Only the most famous netsuke artist’s signature commands a high price. The key consideration in price is the rarity, originality, quality of hand carving and the artistic appeal of the netsuke. Generally high quality netsuke, both old and new range from few hundred dollars to few thousands of dollars, depending on these considerations.
Even though the elephant ivory trade was completely banned in 1989 due to the drastic decline of the elephants all over the world, the demand for ivory art remained. Today the collectors and patrons of ivory have their fill of the artistic delights, with the prized antique mammoth tusk ivory.
The extinct wooly mammoths perished completely at the end of the ice age nearly 10,000- 12,000 years ago, but the rich fossils have yielded huge ivory tusks that are completely legal for sale, as the animal is extinct. The connotation of uber-affluence and classic aristocracy remains with ivory and refuses to end the allure of the limited, yet prized material.
Difference in elephant ivory and fossil ivory
The most unique aspect about mammoth ivory is that it is extremely similar in color and textures to elephant ivory yet their remains a major difference. Ivory is enamel and both the ivories carry an inherent pattern which is easily recognized, if you have details. Mammoth ivory has criss-cross V-shaped fine patterns while elephant ivory has more concentric circle patterns. This is visible to naked eye or you can use a hand-lends to notice the patterns which are visible on the bottom or on areas with no carving.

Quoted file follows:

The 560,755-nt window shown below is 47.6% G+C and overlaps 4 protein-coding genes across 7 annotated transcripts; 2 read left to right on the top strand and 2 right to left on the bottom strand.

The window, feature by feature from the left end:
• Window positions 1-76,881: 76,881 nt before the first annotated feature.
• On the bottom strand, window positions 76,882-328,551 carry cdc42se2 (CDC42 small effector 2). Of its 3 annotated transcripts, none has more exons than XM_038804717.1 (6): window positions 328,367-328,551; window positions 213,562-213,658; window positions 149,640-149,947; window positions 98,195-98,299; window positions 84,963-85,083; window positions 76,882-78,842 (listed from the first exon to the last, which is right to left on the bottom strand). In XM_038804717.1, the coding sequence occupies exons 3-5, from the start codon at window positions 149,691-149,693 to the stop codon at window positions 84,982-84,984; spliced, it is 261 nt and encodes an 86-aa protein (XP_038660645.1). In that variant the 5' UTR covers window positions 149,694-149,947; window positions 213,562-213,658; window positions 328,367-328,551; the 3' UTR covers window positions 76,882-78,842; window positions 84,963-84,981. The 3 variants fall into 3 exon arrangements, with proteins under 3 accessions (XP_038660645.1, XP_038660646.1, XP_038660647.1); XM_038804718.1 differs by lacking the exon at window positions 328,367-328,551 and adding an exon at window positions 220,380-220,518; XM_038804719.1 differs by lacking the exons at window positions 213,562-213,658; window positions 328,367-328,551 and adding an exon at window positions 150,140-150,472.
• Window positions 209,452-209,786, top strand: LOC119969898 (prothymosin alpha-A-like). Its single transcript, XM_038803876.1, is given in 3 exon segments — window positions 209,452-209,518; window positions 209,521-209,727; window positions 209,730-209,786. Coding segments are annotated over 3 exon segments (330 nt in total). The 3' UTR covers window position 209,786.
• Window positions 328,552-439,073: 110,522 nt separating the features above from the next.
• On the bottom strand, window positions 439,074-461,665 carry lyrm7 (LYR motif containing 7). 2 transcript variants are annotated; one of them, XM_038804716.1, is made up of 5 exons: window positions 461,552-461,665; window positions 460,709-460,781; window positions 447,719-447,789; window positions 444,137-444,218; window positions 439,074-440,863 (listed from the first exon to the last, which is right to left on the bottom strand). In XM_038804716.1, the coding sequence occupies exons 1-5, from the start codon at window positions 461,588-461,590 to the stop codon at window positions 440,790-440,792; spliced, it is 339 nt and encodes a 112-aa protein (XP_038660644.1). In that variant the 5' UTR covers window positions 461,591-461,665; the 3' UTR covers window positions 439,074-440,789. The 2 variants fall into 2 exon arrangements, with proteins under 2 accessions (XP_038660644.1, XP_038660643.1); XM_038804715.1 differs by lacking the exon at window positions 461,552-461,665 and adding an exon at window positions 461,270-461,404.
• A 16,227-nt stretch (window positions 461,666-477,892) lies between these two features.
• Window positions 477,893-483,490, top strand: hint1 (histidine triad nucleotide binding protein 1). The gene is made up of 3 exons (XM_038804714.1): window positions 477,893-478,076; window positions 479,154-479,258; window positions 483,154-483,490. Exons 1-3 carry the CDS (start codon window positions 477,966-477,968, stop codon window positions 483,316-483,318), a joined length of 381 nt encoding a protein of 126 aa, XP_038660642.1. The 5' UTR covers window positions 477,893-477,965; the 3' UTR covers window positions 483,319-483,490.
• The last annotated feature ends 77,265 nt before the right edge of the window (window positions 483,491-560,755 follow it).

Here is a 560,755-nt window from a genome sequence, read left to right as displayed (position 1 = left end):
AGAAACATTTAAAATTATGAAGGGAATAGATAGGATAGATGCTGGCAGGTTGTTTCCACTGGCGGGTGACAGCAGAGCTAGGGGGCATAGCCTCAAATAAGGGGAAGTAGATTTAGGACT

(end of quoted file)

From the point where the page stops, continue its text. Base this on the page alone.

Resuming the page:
Though mammoth ivory has been used for centuries by the native Eskimos in the arctic regions, it came into focus worldwide as fossil ivory after the ban on elephant ivory. Though in the rarest of rare finds, male tusks have grown to 16 feet but most of the pieces and complete tusks, range in length from 5 ft to 8 ft, though longer tusks have been excavated. This leaves quite a lot of material to work with. Complete tusks have been intricately carved, becoming impressive art pieces commanding prices in several thousands of dollars. It is the rarity and limited supply of fossil ivory combined with exquisite carvings and sculpture that makes it so prized and unique.
Hues and colors of ivory
Another unique aspect of mammoth ivory that differentiates it from elephant ivory is the color scales found in fossil ivory. Due to being buried under the permafrost for eons, the organic enamel in the mammoth tusks absorbed the surrounding soil minerals, giving the milky white ivory hues of blues and browns. Apart from carved pieces of ivory, raw ivory is also available for sale, mounted on wooden stands or just as pieces.
If you are looking for an exquisite piece of one –off ivory carvings, there is a strong possibility that you might find something in your budget, from netsuke to full-tusks, select the piece that suits your requirement at http://www.mammothivory.info